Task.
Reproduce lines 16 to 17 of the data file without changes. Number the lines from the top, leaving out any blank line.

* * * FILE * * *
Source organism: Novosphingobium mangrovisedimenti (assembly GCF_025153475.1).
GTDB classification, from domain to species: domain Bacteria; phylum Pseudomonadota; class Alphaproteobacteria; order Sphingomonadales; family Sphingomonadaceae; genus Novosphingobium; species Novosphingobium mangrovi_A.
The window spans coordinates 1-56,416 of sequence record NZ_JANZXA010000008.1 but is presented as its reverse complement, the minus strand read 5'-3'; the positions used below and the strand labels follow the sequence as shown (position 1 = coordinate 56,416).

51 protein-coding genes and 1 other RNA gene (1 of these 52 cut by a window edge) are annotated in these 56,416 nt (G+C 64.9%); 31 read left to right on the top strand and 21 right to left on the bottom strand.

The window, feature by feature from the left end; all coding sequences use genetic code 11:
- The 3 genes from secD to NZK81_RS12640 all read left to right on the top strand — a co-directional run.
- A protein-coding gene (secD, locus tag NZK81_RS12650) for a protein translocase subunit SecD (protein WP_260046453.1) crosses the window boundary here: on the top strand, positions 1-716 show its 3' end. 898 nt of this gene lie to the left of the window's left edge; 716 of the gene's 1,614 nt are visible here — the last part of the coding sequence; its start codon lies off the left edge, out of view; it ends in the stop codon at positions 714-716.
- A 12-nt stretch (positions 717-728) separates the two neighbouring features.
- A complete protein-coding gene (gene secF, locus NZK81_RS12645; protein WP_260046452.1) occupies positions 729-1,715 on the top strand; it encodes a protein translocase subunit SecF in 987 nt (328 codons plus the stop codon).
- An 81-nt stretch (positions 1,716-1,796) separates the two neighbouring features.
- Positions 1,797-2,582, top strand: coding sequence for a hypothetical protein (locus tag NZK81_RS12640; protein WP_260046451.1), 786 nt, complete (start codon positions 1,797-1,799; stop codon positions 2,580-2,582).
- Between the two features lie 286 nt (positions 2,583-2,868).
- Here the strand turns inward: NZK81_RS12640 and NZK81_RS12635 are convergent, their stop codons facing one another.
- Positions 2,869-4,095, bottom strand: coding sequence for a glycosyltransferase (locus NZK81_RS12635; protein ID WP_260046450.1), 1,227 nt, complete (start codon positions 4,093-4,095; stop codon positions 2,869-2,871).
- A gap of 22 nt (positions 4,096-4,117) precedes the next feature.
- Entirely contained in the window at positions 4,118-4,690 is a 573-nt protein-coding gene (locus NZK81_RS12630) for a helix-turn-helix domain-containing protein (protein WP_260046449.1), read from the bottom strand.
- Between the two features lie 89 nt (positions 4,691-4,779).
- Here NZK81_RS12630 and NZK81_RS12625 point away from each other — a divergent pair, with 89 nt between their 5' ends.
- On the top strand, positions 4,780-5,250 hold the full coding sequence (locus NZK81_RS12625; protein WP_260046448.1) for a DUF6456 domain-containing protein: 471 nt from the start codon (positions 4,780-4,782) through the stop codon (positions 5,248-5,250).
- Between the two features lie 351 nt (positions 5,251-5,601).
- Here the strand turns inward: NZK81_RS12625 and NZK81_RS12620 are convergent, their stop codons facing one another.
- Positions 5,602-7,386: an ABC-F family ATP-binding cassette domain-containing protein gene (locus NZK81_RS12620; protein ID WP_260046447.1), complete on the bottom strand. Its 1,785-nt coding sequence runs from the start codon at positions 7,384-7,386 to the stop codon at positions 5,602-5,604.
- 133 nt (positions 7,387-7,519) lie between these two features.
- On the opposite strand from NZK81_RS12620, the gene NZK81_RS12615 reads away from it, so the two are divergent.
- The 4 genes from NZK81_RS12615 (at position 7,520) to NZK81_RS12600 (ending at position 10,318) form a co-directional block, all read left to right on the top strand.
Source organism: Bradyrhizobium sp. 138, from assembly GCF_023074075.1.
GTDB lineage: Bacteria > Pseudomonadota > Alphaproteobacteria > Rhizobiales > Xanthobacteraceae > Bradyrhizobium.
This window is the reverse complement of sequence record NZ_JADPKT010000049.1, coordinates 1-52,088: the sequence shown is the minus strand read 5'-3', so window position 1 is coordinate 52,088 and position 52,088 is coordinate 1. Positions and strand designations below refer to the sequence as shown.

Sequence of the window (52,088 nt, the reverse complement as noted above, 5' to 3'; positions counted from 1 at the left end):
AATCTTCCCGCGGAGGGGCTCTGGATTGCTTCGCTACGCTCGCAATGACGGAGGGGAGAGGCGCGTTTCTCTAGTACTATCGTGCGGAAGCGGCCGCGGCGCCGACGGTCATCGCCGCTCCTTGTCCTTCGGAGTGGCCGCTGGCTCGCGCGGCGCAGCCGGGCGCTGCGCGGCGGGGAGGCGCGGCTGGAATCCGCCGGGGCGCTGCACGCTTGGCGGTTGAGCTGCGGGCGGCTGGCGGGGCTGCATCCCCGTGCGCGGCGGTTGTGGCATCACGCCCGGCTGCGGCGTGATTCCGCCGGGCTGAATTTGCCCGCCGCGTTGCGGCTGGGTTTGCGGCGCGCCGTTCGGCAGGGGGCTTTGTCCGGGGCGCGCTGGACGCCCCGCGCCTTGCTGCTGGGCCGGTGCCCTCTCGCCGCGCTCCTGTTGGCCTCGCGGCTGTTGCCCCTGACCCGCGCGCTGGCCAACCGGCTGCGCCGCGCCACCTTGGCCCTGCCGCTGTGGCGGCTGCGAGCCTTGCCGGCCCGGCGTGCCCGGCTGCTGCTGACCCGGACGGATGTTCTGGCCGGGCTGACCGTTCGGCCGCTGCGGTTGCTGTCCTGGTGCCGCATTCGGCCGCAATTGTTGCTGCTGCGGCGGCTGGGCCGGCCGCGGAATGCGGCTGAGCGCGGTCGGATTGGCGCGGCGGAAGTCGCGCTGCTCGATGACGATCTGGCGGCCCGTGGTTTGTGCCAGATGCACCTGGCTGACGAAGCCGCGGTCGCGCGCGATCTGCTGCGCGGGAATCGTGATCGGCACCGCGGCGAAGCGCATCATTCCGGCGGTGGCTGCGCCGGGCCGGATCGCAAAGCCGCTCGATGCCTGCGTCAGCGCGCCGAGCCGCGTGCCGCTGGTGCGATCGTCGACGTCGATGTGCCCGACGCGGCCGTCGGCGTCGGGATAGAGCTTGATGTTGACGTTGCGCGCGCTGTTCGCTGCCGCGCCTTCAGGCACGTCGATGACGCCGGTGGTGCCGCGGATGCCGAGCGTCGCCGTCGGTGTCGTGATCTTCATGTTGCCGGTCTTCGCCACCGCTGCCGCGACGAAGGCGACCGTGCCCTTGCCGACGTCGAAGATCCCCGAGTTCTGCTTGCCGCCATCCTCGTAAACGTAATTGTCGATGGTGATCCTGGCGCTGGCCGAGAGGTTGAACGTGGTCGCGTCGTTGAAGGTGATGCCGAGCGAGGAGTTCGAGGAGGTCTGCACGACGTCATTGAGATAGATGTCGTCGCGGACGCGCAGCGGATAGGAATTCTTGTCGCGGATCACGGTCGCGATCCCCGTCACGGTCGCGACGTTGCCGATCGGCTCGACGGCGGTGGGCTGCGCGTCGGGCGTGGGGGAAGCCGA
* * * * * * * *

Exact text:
- Entirely contained in the window at positions 4,118-4,690 is a 573-nt protein-coding gene (locus NZK81_RS12630) for a helix-turn-helix domain-containing protein (protein WP_260046449.1), read from the bottom strand.
- Between the two features lie 89 nt (positions 4,691-4,779).